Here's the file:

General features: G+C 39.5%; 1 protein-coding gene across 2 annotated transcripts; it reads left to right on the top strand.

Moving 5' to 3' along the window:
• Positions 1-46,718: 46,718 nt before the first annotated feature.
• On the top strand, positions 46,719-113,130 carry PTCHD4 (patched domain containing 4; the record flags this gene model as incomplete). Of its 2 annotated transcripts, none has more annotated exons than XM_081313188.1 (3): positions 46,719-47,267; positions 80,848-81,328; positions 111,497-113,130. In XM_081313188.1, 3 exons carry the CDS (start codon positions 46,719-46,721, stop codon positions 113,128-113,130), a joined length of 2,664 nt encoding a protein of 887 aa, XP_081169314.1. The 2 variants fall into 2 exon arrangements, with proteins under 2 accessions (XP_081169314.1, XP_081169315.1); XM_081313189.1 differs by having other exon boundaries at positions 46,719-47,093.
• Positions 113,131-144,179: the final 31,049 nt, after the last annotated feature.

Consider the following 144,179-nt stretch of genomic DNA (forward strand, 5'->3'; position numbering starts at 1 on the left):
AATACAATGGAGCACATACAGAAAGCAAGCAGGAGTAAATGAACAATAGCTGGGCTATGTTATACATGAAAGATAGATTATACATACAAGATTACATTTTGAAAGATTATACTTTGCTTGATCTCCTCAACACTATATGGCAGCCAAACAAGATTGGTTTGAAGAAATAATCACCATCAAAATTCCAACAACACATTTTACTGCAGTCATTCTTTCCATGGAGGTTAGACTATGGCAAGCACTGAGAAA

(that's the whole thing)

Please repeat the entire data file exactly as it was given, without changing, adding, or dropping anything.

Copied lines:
General features: G+C 39.5%; 1 protein-coding gene across 2 annotated transcripts; it reads left to right on the top strand.

Moving 5' to 3' along the window:
• Positions 1-46,718: 46,718 nt before the first annotated feature.
• On the top strand, positions 46,719-113,130 carry PTCHD4 (patched domain containing 4; the record flags this gene model as incomplete). Of its 2 annotated transcripts, none has more annotated exons than XM_081313188.1 (3): positions 46,719-47,267; positions 80,848-81,328; positions 111,497-113,130. In XM_081313188.1, 3 exons carry the CDS (start codon positions 46,719-46,721, stop codon positions 113,128-113,130), a joined length of 2,664 nt encoding a protein of 887 aa, XP_081169314.1. The 2 variants fall into 2 exon arrangements, with proteins under 2 accessions (XP_081169314.1, XP_081169315.1); XM_081313189.1 differs by having other exon boundaries at positions 46,719-47,093.
• Positions 113,131-144,179: the final 31,049 nt, after the last annotated feature.

Consider the following 144,179-nt stretch of genomic DNA (forward strand, 5'->3'; position numbering starts at 1 on the left):
AATACAATGGAGCACATACAGAAAGCAAGCAGGAGTAAATGAACAATAGCTGGGCTATGTTATACATGAAAGATAGATTATACATACAAGATTACATTTTGAAAGATTATACTTTGCTTGATCTCCTCAACACTATATGGCAGCCAAACAAGATTGGTTTGAAGAAATAATCACCATCAAAATTCCAACAACACATTTTACTGCAGTCATTCTTTCCATGGAGGTTAGACTATGGCAAGCACTGAGAAA